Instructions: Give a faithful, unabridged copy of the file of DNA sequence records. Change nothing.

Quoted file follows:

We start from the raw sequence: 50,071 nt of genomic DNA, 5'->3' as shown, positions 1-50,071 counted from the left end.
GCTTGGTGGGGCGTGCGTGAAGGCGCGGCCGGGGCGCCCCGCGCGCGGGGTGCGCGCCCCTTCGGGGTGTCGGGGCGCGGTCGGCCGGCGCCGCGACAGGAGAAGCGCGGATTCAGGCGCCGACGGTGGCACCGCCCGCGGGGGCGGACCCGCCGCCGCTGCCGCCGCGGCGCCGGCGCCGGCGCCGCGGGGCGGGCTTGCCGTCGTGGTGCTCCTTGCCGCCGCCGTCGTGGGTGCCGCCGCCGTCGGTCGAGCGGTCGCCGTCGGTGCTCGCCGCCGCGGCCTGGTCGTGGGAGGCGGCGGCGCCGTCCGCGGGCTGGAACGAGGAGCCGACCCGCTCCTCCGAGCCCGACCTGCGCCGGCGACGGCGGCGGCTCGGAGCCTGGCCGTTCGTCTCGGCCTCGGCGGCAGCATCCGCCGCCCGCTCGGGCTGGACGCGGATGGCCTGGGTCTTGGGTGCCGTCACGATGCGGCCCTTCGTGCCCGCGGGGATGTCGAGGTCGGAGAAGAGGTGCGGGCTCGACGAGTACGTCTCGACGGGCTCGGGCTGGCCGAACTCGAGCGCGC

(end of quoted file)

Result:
We start from the raw sequence: 50,071 nt of genomic DNA, 5'->3' as shown, positions 1-50,071 counted from the left end.
GCTTGGTGGGGCGTGCGTGAAGGCGCGGCCGGGGCGCCCCGCGCGCGGGGTGCGCGCCCCTTCGGGGTGTCGGGGCGCGGTCGGCCGGCGCCGCGACAGGAGAAGCGCGGATTCAGGCGCCGACGGTGGCACCGCCCGCGGGGGCGGACCCGCCGCCGCTGCCGCCGCGGCGCCGGCGCCGGCGCCGCGGGGCGGGCTTGCCGTCGTGGTGCTCCTTGCCGCCGCCGTCGTGGGTGCCGCCGCCGTCGGTCGAGCGGTCGCCGTCGGTGCTCGCCGCCGCGGCCTGGTCGTGGGAGGCGGCGGCGCCGTCCGCGGGCTGGAACGAGGAGCCGACCCGCTCCTCCGAGCCCGACCTGCGCCGGCGACGGCGGCGGCTCGGAGCCTGGCCGTTCGTCTCGGCCTCGGCGGCAGCATCCGCCGCCCGCTCGGGCTGGACGCGGATGGCCTGGGTCTTGGGTGCCGTCACGATGCGGCCCTTCGTGCCCGCGGGGATGTCGAGGTCGGAGAAGAGGTGCGGGCTCGACGAGTACGTCTCGACGGGCTCGGGCTGGCCGAACTCGAGCGCGC